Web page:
There are many similarities between Tiger and LeBron. In a way, they are like kids who were born with a billion dollars: Turning it into five billion doesn't impress anybody. Their currency happens to be their talent -- in both cases, as much talent as anybody who has ever played their sports.
We have publicly executed their reputations for what turned out to be misdemeanors, because America loves to play with a noose. In the span of a week, they can win the title that we always knew they could win, but sometimes wondered if they would.
But now they get to come back. And that has to be sweeter. It has to be. I don't know if either man would admit this -- I suspect LeBron would, but Tiger doesn't like to admit anything. Still, think of yourself as a kid, shooting alone on your driveway hoop, or swinging a golf club in your basement, or throwing a Nerf football in the air and making diving catches on your bed.
Did you imagine you were kicking everybody's butt? Of course not. You were down two points with one second left, or needed a birdie on the 72nd hole to win. You wanted to be a great story. As Mario Chalmers said Saturday, as a kid "you always want to be that person to take that last-second shot." And Chalmers knows something about last-second shots.
Tiger Woods and LeBron James never seemed like that kid in the driveway. Tiger blew away the field at the Masters when he could have been a junior in college. LeBron could have been the NBA's MVP in 2006, when he was 21. (He averaged 31.4 points on 48 percent shooting, with seven rebounds and 6.6 assists. Steve Nash got the MVP.)
As you may have heard, the last year or two did not go quite as they planned. This was especially annoying for James, who planned it meticulously. But ultimately, in a small way, it will be good for Woods that he took so long to win another major, and it will be good for LeBron that he didn't win a title in his first year with the Heat (as long as he does eventually win one.)
When Tiger first fell into his post-scandal golfing abyss, I wrote that people who were writing him off were doing him a favor. I don't think Tiger thrives on being written off. But the public would not embrace him again unless his success was a surprise. America loves a comeback story, but Tiger had to leave, and be counted out, before he could be a comeback story.
Tiger had to pay his penance, just as LeBron did. By losing to the Mavericks, the Heat inadvertently proved that this is not a super team. If the Heat had won last year, people would have said he only won because he had Dwyane Wade and Chris Bosh. I suppose they could still say that, but most people realize LeBron is, far and away, the best player on his team, and would be the driving force behind a title.
At some point, a man has been beaten up enough for a bad free-agency announcement, or for cheating on his wife. It is clear that both Tiger and LeBron -- especially LeBron -- are tired of being hated.
"Why should anyone love being hated?" asked Juwan Howard, James' teammate for the last two years. "I don't know too many people who enjoy all that hate people pour on you. I don't know too many people who embrace something like that."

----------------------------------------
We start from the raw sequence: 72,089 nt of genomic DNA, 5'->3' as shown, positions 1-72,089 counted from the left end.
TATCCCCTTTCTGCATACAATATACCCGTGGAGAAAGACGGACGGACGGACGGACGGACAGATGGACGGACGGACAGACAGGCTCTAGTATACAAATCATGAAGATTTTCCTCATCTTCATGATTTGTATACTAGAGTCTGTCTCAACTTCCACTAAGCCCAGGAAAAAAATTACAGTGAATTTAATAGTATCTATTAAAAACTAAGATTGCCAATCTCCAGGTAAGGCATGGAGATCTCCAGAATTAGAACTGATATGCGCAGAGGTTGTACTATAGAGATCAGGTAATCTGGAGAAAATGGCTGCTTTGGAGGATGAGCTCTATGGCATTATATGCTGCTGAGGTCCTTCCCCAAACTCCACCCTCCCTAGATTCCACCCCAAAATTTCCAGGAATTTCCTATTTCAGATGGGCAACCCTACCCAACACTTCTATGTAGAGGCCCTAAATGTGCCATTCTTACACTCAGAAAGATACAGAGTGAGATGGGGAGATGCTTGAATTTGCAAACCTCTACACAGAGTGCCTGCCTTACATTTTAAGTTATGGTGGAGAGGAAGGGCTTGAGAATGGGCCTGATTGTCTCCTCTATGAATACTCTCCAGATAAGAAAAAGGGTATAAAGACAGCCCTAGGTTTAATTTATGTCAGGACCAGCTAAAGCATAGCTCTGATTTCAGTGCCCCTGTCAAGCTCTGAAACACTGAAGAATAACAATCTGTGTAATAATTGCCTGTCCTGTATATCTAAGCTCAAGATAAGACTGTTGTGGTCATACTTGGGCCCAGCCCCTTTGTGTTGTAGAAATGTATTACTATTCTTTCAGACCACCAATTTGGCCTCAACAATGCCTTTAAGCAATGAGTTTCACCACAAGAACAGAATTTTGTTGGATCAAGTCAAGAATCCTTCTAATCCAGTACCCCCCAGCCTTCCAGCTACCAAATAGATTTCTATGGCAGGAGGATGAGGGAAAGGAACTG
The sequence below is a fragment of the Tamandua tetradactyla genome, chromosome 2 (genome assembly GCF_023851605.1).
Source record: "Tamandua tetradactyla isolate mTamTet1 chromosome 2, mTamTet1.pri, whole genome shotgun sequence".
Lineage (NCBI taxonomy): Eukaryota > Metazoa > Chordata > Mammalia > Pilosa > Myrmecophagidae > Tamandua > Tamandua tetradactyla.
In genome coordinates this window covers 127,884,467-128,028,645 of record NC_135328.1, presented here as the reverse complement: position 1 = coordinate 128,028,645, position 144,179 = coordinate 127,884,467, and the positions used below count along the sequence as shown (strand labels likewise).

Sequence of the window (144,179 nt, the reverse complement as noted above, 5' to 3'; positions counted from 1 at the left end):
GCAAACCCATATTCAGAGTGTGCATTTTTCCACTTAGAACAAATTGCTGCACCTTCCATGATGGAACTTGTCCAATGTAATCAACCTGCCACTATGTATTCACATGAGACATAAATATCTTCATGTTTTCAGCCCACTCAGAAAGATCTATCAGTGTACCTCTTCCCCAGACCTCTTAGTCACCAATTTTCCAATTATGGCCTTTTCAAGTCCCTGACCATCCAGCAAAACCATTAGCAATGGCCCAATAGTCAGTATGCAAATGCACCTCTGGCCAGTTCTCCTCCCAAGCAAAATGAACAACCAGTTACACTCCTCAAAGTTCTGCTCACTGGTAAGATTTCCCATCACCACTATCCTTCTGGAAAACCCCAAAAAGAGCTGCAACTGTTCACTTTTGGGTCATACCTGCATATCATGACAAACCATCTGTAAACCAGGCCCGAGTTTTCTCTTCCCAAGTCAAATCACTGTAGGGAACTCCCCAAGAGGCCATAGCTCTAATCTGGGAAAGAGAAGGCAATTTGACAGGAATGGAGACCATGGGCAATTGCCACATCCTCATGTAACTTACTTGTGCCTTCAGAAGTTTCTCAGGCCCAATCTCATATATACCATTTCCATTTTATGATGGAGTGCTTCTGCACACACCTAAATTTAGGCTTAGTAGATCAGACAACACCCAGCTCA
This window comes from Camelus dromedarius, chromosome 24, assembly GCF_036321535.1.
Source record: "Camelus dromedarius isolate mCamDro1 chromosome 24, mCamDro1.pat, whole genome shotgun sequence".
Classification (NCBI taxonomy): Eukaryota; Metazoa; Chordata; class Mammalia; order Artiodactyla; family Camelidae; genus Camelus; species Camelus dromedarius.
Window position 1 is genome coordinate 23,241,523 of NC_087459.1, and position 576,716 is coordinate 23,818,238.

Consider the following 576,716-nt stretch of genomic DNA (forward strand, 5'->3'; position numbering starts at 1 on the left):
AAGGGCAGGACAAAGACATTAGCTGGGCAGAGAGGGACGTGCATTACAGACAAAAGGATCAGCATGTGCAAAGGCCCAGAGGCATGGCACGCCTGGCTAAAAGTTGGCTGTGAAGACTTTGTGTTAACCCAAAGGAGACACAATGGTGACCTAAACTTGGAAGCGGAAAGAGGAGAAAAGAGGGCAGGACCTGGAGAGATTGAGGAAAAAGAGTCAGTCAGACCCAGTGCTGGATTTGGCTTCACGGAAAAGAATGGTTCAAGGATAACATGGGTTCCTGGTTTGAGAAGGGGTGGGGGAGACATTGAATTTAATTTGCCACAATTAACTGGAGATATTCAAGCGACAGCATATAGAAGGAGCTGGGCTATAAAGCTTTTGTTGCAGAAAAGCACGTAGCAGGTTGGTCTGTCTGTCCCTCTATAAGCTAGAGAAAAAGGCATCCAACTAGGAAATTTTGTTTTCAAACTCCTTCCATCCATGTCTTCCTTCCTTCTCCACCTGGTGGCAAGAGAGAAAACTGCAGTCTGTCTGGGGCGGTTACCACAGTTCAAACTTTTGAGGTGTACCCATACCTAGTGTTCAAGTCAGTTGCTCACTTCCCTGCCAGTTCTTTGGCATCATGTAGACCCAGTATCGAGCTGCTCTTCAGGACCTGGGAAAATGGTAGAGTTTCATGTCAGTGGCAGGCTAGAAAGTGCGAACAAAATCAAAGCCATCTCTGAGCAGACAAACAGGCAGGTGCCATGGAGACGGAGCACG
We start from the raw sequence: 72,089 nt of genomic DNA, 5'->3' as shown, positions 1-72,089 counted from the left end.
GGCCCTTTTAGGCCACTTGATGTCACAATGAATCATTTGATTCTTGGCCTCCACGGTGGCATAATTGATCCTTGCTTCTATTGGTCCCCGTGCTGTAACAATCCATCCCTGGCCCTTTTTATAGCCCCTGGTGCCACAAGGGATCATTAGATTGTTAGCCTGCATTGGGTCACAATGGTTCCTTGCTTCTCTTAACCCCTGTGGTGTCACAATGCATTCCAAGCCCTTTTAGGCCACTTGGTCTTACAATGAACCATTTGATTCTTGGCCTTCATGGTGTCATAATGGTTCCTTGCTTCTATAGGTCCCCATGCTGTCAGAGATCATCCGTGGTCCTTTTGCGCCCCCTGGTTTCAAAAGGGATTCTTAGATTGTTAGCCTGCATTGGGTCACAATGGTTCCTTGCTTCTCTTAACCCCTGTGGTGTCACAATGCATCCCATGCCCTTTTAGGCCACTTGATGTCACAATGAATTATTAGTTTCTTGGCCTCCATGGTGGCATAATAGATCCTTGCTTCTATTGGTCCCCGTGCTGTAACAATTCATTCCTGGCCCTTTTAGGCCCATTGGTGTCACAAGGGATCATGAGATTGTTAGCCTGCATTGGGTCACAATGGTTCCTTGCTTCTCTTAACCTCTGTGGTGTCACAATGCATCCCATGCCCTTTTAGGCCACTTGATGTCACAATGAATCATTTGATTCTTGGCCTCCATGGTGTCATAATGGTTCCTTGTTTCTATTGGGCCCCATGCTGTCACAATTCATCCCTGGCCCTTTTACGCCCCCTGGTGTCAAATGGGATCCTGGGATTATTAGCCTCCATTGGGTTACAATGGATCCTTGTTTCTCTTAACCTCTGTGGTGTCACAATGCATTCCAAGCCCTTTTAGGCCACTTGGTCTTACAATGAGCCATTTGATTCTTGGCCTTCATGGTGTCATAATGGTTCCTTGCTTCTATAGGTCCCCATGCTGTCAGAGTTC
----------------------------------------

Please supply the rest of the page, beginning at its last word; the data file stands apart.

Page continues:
Last season, during the lowest moments, with James' kids and their mom back in Ohio and the world banging down his door, Howard would sometimes pull him aside and tell him, on some level, he knew what this was like. And then he would wind the clock back 20 years, to the 1991-92 college basketball season, when Howard and Michigan's Fab Five were hated for so many of the same reasons.
Howard, Chris Webber, Jalen Rose, Jimmy King and Ray Jackson chose to join forces as freshmen, talked about how good they were, and seemed like they were taking a shortcut, or gaming the system. Back then, freshmen-dominated teams were not supposed to contend for championships. The Fab Five were so talented that people rooted for them to fail -- and when, like the Heat, they made it to the last possible round before losing, fans and analysts reveled in their failure.
"I can recall times my freshman year, we wasn't the most loved team like people think we were," Howard said. "There were a lot of arenas where people did not like us, booed us, said nasty stuff, didn't like our style, thought we were too cocky, thought we talked too much trash -- similar to how people talk about this Heat team."
That may have been because the Fab Five were cocky and did talk too much trash. But they were kids and they were having fun -- they never took it as seriously as their critics did.
Once you get an image like that, deserved or not, it's tough to shake. But we should realize now that all Tiger did was fail at marriage, and it's not really our place to hold a grudge. LeBron's Decision was arrogant and dumb, but he has handled himself quite well since then.
We normally have a pretty sizable tolerance for athlete transgressions. Carmelo Anthony and Dwight Howard botched how they handled their careers, far worse than LeBron did. Kobe Bryant was accused of rape and admitted to infidelity. Tony Parker was just injured in a fight between Chris Brown and Drake at a club, which is what happens when you go to a club with Chris Brown.
LeBron and Tiger were different. Their potential was so vast that perfection seemed within reach. The very best athletes in the world sometimes work at a distance from the people who watch them. Failure has humanized them both. Now two of the most talented and polarizing athletes in the world can try to do something more rewarding, something that seemed impossible just a few years ago: Surprise people with their excellence.